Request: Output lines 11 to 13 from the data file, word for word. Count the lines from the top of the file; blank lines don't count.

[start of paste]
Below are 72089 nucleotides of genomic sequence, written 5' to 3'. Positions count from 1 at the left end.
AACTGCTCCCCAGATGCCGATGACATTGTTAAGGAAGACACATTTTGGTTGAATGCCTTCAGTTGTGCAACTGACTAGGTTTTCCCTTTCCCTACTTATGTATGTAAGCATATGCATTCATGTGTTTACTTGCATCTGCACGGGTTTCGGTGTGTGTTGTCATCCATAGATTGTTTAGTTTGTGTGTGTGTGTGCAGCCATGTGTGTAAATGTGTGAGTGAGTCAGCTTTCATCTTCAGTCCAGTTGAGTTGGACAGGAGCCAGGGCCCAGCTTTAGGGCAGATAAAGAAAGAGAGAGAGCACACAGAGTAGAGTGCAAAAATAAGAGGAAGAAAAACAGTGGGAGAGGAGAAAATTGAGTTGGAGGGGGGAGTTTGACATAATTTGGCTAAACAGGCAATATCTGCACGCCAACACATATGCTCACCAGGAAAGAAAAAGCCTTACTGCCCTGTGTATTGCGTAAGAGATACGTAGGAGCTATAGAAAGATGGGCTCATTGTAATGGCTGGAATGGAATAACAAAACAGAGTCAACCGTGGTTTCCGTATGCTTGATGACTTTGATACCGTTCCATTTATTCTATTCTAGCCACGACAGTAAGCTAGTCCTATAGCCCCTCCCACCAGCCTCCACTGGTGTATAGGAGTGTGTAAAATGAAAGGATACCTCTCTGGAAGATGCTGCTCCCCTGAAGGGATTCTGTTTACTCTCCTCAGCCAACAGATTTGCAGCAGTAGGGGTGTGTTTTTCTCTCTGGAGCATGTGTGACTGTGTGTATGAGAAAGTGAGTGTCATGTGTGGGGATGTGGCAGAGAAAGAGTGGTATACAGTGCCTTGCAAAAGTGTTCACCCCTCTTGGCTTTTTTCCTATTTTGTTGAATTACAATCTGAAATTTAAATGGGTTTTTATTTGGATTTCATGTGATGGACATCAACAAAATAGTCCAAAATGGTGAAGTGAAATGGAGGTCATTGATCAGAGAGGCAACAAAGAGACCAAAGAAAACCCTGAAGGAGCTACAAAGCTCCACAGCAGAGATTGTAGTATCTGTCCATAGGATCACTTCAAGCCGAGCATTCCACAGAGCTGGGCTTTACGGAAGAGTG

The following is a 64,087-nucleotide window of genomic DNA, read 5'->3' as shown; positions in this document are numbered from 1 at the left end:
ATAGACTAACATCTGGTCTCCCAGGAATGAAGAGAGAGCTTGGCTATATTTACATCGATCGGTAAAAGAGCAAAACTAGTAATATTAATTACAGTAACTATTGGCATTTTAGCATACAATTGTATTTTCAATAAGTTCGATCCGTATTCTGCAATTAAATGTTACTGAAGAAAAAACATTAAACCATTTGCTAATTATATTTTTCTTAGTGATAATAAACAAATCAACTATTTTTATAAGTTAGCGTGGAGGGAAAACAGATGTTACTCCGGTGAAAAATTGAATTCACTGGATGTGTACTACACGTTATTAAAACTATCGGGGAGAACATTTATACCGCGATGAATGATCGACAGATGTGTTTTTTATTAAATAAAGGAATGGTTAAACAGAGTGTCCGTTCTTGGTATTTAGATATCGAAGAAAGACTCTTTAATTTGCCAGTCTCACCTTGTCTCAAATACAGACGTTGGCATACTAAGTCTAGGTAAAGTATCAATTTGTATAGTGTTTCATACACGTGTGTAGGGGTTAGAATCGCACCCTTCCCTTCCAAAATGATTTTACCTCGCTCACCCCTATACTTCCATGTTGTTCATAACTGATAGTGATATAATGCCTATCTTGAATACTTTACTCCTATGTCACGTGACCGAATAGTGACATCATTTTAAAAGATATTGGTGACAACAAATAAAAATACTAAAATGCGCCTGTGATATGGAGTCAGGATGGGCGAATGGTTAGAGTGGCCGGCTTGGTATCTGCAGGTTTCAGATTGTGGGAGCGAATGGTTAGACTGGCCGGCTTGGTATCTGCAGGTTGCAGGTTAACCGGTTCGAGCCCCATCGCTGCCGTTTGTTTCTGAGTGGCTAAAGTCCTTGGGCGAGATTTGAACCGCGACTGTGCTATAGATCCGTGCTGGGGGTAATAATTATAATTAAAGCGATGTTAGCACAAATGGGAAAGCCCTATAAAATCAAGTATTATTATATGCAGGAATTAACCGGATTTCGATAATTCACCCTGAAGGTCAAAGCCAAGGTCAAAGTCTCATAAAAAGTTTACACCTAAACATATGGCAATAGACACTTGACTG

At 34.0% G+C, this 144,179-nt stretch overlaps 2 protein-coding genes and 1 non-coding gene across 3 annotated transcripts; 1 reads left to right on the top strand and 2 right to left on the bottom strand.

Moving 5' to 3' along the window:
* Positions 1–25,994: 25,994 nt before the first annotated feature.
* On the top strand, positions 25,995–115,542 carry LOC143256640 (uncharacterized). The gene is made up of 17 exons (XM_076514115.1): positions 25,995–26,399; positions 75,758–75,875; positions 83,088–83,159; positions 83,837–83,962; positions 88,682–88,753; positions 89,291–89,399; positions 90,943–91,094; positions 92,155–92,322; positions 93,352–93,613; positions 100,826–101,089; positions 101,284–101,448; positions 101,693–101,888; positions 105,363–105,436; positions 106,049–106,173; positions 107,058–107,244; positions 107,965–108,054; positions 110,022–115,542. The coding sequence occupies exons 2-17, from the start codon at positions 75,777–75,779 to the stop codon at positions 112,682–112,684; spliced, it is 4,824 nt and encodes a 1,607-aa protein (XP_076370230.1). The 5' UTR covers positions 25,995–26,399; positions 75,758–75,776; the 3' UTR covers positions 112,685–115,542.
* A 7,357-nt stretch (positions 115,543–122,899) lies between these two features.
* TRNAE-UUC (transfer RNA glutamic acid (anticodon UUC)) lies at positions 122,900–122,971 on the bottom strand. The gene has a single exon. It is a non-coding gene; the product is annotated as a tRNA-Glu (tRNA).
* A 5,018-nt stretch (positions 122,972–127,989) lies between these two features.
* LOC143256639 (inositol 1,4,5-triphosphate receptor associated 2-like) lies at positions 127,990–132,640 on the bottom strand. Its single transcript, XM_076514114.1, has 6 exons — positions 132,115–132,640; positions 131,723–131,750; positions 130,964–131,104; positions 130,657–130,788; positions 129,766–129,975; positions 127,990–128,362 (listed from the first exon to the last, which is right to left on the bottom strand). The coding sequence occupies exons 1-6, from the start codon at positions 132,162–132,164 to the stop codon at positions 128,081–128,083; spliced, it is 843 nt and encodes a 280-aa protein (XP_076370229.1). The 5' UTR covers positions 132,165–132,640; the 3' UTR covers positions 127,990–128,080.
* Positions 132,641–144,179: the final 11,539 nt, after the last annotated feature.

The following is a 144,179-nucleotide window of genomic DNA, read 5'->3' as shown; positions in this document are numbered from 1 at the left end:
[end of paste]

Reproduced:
* A 5,018-nt stretch (positions 122,972–127,989) lies between these two features.
* LOC143256639 (inositol 1,4,5-triphosphate receptor associated 2-like) lies at positions 127,990–132,640 on the bottom strand. Its single transcript, XM_076514114.1, has 6 exons — positions 132,115–132,640; positions 131,723–131,750; positions 130,964–131,104; positions 130,657–130,788; positions 129,766–129,975; positions 127,990–128,362 (listed from the first exon to the last, which is right to left on the bottom strand). The coding sequence occupies exons 1-6, from the start codon at positions 132,162–132,164 to the stop codon at positions 128,081–128,083; spliced, it is 843 nt and encodes a 280-aa protein (XP_076370229.1). The 5' UTR covers positions 132,165–132,640; the 3' UTR covers positions 127,990–128,080.
* Positions 132,641–144,179: the final 11,539 nt, after the last annotated feature.